Remembered as the "Father of Independence", Malaysia’s first Prime Minister, Tunku Abdul Rahman, had recognised the vital importance of fostering cooperation among Malaysia’s various ethnic groups as a way to overcome political problems. It was also Tunku who envisioned the idea of Malaysia - a federation of Malaya, Singapore (which later seceded in 1965), Sabah and Sarawak which was established in 1963. Tunku is also recognised for his elevation of Islam to the status of official religion and he was instrumental in the setting up of the Organisation of Islamic Conference in 1969, of which he was the first Secretary-General. Perhaps Tunku Abdul Rahman’s greatest single achievement was in giving Malaysians a sense of pride and nationhood.
Tunku was born on February 8, 1903 in Alor Setar, the capital of the State of Kedah. He is the seventh prince of Sultan Abdul Hamid Shah, the twenty fourth Sultan of Kedah, and Che Manjalara. Said to be a robust and bright boy with a particular fondness for sports, Tunku received his early education at the Debsurin School, Bangkok and Penang Free School.
On a Kedah Government scholarship, he went on to study at St. Catherine's College, Cambridge University, where he received his Bachelor of Arts in law and history in 1925. A firsthand experience in racial discrimination with the college's administration was said to have intensified his conviction in fighting for equality and ignited his desire in making his homeland an independent state, free from British colonialism.
His leadership flair also unfolded in England. Realising the Malay students there were not represented by any organisation, he established the Kesatuan Melayu Great Britain (Malay Association of Great Britain) and became its first secretary.
After returning home, he joined the Kedah Civil Service as a cadet in the Legal Advisor's Office, and then as a district officer in several Kedah districts. He proved unpopular among some British officials thanks to his outspokenness and tendency to introduce reforms in his quest to improve the living standards of the people.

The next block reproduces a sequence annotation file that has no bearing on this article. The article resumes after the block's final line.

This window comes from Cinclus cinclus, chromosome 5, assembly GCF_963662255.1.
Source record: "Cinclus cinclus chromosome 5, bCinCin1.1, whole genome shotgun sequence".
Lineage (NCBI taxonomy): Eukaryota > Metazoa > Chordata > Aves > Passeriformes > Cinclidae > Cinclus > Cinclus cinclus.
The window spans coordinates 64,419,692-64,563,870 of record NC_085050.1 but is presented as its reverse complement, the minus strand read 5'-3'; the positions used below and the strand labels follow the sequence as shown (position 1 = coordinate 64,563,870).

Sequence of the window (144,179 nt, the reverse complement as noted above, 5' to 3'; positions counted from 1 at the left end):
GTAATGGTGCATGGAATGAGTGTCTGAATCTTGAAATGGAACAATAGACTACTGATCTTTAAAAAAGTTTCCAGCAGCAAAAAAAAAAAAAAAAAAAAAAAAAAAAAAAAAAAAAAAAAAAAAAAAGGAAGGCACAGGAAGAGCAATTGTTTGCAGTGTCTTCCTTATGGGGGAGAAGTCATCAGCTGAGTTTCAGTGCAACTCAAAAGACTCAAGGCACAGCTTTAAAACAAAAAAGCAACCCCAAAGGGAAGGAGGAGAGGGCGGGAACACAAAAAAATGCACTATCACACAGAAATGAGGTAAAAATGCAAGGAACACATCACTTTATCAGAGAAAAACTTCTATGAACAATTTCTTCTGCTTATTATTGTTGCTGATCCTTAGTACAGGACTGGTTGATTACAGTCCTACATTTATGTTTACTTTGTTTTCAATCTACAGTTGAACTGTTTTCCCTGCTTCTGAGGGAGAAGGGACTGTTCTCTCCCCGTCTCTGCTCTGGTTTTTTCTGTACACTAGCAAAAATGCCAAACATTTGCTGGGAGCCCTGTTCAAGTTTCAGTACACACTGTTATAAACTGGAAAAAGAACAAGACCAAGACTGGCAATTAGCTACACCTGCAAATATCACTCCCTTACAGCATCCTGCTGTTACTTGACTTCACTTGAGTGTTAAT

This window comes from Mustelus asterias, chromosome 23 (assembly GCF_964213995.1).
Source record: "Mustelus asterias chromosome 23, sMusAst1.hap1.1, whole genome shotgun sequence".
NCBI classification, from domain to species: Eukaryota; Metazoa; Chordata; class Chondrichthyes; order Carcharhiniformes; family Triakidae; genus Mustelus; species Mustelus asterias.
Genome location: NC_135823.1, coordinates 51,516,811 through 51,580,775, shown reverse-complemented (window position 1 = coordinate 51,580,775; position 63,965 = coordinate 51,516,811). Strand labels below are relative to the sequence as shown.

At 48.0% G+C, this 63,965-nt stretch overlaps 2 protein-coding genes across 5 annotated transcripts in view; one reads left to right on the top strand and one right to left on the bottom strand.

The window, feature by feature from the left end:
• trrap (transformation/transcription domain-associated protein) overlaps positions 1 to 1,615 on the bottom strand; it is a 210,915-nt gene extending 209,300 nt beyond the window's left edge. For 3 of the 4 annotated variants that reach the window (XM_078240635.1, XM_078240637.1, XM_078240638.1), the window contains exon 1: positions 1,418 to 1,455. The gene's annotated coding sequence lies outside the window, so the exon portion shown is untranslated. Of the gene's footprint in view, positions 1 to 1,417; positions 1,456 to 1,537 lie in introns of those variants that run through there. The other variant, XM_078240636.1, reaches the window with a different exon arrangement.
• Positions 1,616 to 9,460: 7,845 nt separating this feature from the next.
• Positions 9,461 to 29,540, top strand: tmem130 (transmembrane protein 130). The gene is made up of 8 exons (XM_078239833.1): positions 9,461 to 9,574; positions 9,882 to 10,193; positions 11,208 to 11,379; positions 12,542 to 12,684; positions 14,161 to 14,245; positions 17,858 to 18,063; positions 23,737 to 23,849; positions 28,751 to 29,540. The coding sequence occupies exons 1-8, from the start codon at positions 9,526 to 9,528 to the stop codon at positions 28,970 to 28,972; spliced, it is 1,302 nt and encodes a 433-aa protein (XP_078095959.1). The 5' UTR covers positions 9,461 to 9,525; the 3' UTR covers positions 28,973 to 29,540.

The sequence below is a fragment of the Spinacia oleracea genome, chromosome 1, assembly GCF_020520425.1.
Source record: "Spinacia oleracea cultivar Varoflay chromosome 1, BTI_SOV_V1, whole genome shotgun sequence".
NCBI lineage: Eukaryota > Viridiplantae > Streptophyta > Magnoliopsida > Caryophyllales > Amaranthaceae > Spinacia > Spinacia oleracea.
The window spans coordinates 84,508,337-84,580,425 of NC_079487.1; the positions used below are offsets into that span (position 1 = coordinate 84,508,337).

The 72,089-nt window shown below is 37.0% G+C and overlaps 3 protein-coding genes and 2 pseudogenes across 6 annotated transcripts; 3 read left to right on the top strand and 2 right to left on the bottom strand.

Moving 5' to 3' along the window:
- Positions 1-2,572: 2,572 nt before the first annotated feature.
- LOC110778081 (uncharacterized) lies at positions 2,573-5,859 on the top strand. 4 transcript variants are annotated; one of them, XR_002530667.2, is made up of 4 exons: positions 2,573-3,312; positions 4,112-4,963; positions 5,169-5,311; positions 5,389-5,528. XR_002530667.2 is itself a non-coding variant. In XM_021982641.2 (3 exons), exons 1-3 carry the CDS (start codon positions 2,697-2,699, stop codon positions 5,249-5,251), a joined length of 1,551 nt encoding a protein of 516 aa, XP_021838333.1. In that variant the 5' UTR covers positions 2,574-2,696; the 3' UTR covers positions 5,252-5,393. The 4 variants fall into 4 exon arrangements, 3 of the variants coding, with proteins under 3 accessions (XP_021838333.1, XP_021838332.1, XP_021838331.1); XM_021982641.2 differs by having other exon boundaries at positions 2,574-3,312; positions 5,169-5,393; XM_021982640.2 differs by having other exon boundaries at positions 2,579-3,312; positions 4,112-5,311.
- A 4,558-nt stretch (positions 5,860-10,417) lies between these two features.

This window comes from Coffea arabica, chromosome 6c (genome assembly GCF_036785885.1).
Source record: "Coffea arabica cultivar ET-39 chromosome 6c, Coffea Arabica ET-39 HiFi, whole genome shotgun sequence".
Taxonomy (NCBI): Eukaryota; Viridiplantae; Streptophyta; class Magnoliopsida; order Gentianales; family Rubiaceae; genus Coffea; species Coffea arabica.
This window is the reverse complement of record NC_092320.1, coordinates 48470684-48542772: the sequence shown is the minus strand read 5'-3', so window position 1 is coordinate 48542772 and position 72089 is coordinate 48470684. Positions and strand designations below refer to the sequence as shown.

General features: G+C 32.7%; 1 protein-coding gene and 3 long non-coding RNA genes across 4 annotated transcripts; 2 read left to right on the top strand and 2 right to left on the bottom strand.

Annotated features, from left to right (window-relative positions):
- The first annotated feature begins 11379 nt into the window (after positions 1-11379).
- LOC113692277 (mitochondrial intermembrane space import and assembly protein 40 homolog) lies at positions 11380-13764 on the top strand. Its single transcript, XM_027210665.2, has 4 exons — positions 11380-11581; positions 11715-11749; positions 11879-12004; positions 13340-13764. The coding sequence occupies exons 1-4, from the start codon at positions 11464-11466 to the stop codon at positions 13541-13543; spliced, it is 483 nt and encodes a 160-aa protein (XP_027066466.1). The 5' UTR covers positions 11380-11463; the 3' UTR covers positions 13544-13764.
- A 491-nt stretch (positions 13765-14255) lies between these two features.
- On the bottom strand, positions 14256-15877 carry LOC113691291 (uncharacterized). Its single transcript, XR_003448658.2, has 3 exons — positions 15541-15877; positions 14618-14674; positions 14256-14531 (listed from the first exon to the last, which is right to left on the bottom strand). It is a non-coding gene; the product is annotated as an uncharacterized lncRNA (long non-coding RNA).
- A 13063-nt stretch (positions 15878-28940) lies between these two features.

His attempt at completing his law studies at the Inner Temple in England in 1938 came to a halt due the outbreak of the Second World War. He resumed his studies eight years later and came home with his legal qualifications in 1949.
The political awareness he gained while making friends with people from various nations in England did not go to waste, when he was made chairman of the United Malays National Organisation (UMNO) soon after his return. On August 26, 1951, Tunku became the UMNO President succeeding Dato' Onn Jaafar. He travelled all over the country meeting people from all walks of life to promote unity. His efforts in overcoming the country's political problems by way of cooperation among the various ethnic groups saw the birth of the Alliance Party in 1955.
Under his leadership, the Alliance won the country's first general election in July 1955. Tunku was then appointed the country's Chief Minister and Minister of Home Affairs. In 1956, he led a mission to London for a discussion with the British government concerning the independence for Malaya. The meeting resulted in the signing of the Independent Treaty at Lancaster House in London on February 8, 1956 and consequently, the independence of Malaya in August 31, 1957. Tunku was then elected as the first Prime Minister of Malaya, and led the Alliance to victory in the 1959, 1964 and 1969 general elections.
Tunku Abdul Rahman became the first prime minister of the Federation of Malaya from 1957 to 1963, and of Malaysia from 1963 to 1970.
He loved football and horse racing so much that he made them as his hobbies. Under his initiative, "Pesta Bola Merdeka" was born in 1957 which led to his appointment as the first President of Asian Football Confederation (AFC). "Whatever the sport, I was a very keen sportsman. I have always been an outdoors man, a lover of all the wild things in life."
"Let us in this hour of our triumph remember those who have given their lives to enable us to enjoy ours, and let us thank those who are even at this hour spending their time in the jungle, so that we can peacefully celebrate our Merdeka. Let us always remember with gratitude what is being done by the members of the Security Forces whose valour and service to the country have helped to make large areas in this country "white", and people free to go about their business without restriction. The first anniversary of our independence is indeed a memorable one, and I pray that it will be the same next year and all the years after. To those people who have given their co-operation in the service of this country, I say the nation owes you a debt of gratitude. Let this country be an example to the rest of the world on how the various people of different races, with different creeds can live as one people, at peace with one another for the good of all. To Allah we give thanks for the blessings which we now enjoy."
An Excerpt from Tunku Abdul Rahman's Speech, "Merdeka: The First Year", 30th August 1958.